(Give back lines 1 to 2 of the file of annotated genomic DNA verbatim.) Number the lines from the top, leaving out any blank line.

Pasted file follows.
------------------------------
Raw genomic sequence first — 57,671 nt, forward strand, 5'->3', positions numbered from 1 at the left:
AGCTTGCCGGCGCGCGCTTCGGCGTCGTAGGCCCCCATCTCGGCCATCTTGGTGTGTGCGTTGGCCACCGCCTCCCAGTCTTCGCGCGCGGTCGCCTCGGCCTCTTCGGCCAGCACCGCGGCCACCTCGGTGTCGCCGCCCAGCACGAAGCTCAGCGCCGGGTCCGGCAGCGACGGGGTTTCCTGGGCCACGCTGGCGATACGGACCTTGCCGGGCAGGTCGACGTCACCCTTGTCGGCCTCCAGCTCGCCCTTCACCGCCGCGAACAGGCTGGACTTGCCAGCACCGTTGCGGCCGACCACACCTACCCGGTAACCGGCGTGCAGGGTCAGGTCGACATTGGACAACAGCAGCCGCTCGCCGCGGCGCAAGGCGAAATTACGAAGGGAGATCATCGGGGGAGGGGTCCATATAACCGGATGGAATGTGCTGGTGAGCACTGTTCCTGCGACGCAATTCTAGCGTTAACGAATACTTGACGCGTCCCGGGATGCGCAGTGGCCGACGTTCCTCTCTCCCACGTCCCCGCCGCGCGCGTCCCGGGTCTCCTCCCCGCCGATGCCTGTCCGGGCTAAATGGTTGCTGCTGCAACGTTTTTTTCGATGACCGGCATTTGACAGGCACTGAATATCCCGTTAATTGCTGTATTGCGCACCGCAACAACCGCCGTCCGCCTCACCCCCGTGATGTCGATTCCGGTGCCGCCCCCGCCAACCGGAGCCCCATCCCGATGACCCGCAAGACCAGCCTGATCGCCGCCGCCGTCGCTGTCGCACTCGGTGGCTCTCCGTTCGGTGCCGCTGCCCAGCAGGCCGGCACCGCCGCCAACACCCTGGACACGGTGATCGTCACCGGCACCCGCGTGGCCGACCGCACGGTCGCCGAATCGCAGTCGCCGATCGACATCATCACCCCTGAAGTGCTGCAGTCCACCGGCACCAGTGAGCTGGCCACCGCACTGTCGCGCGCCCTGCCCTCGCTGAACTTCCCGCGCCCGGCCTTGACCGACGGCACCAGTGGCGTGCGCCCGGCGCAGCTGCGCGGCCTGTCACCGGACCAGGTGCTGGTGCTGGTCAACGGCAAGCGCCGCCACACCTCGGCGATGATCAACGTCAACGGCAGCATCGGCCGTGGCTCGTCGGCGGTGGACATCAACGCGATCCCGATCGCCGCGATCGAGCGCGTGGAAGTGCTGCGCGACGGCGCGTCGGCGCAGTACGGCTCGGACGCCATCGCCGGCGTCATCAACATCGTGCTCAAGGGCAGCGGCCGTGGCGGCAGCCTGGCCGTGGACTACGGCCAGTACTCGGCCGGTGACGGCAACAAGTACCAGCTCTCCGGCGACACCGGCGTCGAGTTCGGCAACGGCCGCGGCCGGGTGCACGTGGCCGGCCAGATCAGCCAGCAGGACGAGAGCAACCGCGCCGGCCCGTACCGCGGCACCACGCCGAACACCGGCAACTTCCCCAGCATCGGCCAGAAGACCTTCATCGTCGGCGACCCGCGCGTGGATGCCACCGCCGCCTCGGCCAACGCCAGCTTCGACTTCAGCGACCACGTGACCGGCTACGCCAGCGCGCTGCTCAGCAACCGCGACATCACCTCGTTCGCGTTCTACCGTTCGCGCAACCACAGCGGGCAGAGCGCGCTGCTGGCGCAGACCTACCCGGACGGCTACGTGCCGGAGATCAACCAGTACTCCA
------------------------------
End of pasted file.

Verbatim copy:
Raw genomic sequence first — 57,671 nt, forward strand, 5'->3', positions numbered from 1 at the left:
AGCTTGCCGGCGCGCGCTTCGGCGTCGTAGGCCCCCATCTCGGCCATCTTGGTGTGTGCGTTGGCCACCGCCTCCCAGTCTTCGCGCGCGGTCGCCTCGGCCTCTTCGGCCAGCACCGCGGCCACCTCGGTGTCGCCGCCCAGCACGAAGCTCAGCGCCGGGTCCGGCAGCGACGGGGTTTCCTGGGCCACGCTGGCGATACGGACCTTGCCGGGCAGGTCGACGTCACCCTTGTCGGCCTCCAGCTCGCCCTTCACCGCCGCGAACAGGCTGGACTTGCCAGCACCGTTGCGGCCGACCACACCTACCCGGTAACCGGCGTGCAGGGTCAGGTCGACATTGGACAACAGCAGCCGCTCGCCGCGGCGCAAGGCGAAATTACGAAGGGAGATCATCGGGGGAGGGGTCCATATAACCGGATGGAATGTGCTGGTGAGCACTGTTCCTGCGACGCAATTCTAGCGTTAACGAATACTTGACGCGTCCCGGGATGCGCAGTGGCCGACGTTCCTCTCTCCCACGTCCCCGCCGCGCGCGTCCCGGGTCTCCTCCCCGCCGATGCCTGTCCGGGCTAAATGGTTGCTGCTGCAACGTTTTTTTCGATGACCGGCATTTGACAGGCACTGAATATCCCGTTAATTGCTGTATTGCGCACCGCAACAACCGCCGTCCGCCTCACCCCCGTGATGTCGATTCCGGTGCCGCCCCCGCCAACCGGAGCCCCATCCCGATGACCCGCAAGACCAGCCTGATCGCCGCCGCCGTCGCTGTCGCACTCGGTGGCTCTCCGTTCGGTGCCGCTGCCCAGCAGGCCGGCACCGCCGCCAACACCCTGGACACGGTGATCGTCACCGGCACCCGCGTGGCCGACCGCACGGTCGCCGAATCGCAGTCGCCGATCGACATCATCACCCCTGAAGTGCTGCAGTCCACCGGCACCAGTGAGCTGGCCACCGCACTGTCGCGCGCCCTGCCCTCGCTGAACTTCCCGCGCCCGGCCTTGACCGACGGCACCAGTGGCGTGCGCCCGGCGCAGCTGCGCGGCCTGTCACCGGACCAGGTGCTGGTGCTGGTCAACGGCAAGCGCCGCCACACCTCGGCGATGATCAACGTCAACGGCAGCATCGGCCGTGGCTCGTCGGCGGTGGACATCAACGCGATCCCGATCGCCGCGATCGAGCGCGTGGAAGTGCTGCGCGACGGCGCGTCGGCGCAGTACGGCTCGGACGCCATCGCCGGCGTCATCAACATCGTGCTCAAGGGCAGCGGCCGTGGCGGCAGCCTGGCCGTGGACTACGGCCAGTACTCGGCCGGTGACGGCAACAAGTACCAGCTCTCCGGCGACACCGGCGTCGAGTTCGGCAACGGCCGCGGCCGGGTGCACGTGGCCGGCCAGATCAGCCAGCAGGACGAGAGCAACCGCGCCGGCCCGTACCGCGGCACCACGCCGAACACCGGCAACTTCCCCAGCATCGGCCAGAAGACCTTCATCGTCGGCGACCCGCGCGTGGATGCCACCGCCGCCTCGGCCAACGCCAGCTTCGACTTCAGCGACCACGTGACCGGCTACGCCAGCGCGCTGCTCAGCAACCGCGACATCACCTCGTTCGCGTTCTACCGTTCGCGCAACCACAGCGGGCAGAGCGCGCTGCTGGCGCAGACCTACCCGGACGGCTACGTGCCGGAGATCAACCAGTACTCCA